This week in weather history: April 2007 Easter freeze in the Southeast

The Weather Authority

Frozen blueberries (Image: Getty Images)

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TENNESSEE VALLEY – Unseasonably warm weather in March 2007 over the eastern half of the United States prompted early growth of many agricultural and horticultural crops, ranging from wheat in the Central Plains to fruit trees and pastures across the Southeast and parts of the Midwest. March monthly temperatures averaged between 2°F and 10°F above average in these areas, contributing to the second warmest March on record for the entire United States at the time.

The March warmth didn’t last long, however. Arctic cold followed in early April with over 1,500 weather stations breaking or matching daily record low temperatures. Low temperatures in the teens occurred throughout the eastern half of the country, and freezing temperatures lasted almost a week in some areas. The duration of the cold combined with strong winds hindered efforts to take freeze protection measures for high-value horticultural crops.

With temperatures well below 25°F in many locations, agricultural officials estimated farmers lost about 90 [ercent of their crops. And, many farmers lost nearly all of their crops. The widespread freeze extensively damaged agriculture in Alabama, Arkansas, Georgia, Illinois, Indiana, Iowa, Kansas, Kentucky, Mississippi, Missouri, Nebraska, North Carolina, Ohio, Oklahoma, South Carolina, Tennessee, Virginia, and West Virginia, resulting in over $2 billion in losses.

According to Virginia’s Department of Agriculture and Consumer Services, peaches and apples were the most affected in Virginia, with apple losses varying from five to 90 percent and peach losses varying from 80 to 100 percent, depending on the area. The U.S. Department of Agriculture (USDA) also estimated that South Carolina’s peach production was reduced by as much as 85 percent and Georgia’s was reduced by as much as 68 percent.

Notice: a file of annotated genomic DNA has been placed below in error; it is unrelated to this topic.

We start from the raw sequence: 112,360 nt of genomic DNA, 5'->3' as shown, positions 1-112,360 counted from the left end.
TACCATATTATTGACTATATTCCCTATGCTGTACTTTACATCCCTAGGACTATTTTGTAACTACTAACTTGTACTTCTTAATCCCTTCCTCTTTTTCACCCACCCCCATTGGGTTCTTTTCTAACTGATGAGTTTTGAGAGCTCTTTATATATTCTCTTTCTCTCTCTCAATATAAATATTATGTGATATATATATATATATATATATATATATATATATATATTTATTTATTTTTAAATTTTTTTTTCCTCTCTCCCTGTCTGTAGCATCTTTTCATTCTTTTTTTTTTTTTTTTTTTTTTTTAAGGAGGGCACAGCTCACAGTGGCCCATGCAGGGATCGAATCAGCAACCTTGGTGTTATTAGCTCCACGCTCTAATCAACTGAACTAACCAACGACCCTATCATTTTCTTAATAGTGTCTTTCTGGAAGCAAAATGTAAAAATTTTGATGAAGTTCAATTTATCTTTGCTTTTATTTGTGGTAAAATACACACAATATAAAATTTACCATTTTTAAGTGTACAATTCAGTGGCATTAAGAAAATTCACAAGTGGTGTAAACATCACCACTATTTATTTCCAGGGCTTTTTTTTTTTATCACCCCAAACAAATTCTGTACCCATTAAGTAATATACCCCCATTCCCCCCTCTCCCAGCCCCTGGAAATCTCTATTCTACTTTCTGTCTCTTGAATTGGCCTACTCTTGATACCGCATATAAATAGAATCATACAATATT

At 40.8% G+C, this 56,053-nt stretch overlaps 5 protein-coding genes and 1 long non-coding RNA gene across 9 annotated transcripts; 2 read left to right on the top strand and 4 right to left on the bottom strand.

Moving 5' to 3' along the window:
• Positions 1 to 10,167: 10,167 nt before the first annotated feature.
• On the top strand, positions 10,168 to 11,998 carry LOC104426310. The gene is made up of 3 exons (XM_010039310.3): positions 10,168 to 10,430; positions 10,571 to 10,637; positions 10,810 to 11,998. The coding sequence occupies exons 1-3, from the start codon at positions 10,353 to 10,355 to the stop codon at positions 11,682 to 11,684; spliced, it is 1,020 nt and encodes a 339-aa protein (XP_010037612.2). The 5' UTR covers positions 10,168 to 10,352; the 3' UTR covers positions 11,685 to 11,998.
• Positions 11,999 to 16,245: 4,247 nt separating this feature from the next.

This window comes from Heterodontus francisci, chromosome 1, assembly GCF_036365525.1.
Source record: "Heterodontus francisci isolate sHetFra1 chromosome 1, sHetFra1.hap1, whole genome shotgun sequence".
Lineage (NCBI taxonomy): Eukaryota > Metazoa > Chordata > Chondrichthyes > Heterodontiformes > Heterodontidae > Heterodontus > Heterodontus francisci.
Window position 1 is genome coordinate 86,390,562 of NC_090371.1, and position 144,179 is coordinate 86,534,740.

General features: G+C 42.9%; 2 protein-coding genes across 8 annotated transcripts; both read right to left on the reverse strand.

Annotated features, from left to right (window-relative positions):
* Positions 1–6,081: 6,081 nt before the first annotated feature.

Winter wheat across the Central Plains and Midwest, blooming fruits across parts of the Midwest and southern United States, and emerging corn in the South were among the hardest hit agricultural and horticultural crops. Other commodities harmed by the freeze included numerous specialty and nursery crops. In addition, new growth of pastures, alfalfa, and red clover was burned back by the freeze. In the end, the USDA declared nearly 1,000 counties in 24 states disaster areas due to the freezing temperatures.

For more information on this event, see the April 2007 U.S. Climate Report, The Easter Freeze of April 2007—A Climatological Perspective and Assessment of Impacts and Services technical report, or the Billion-Dollar Weather/Climate Disasters page.

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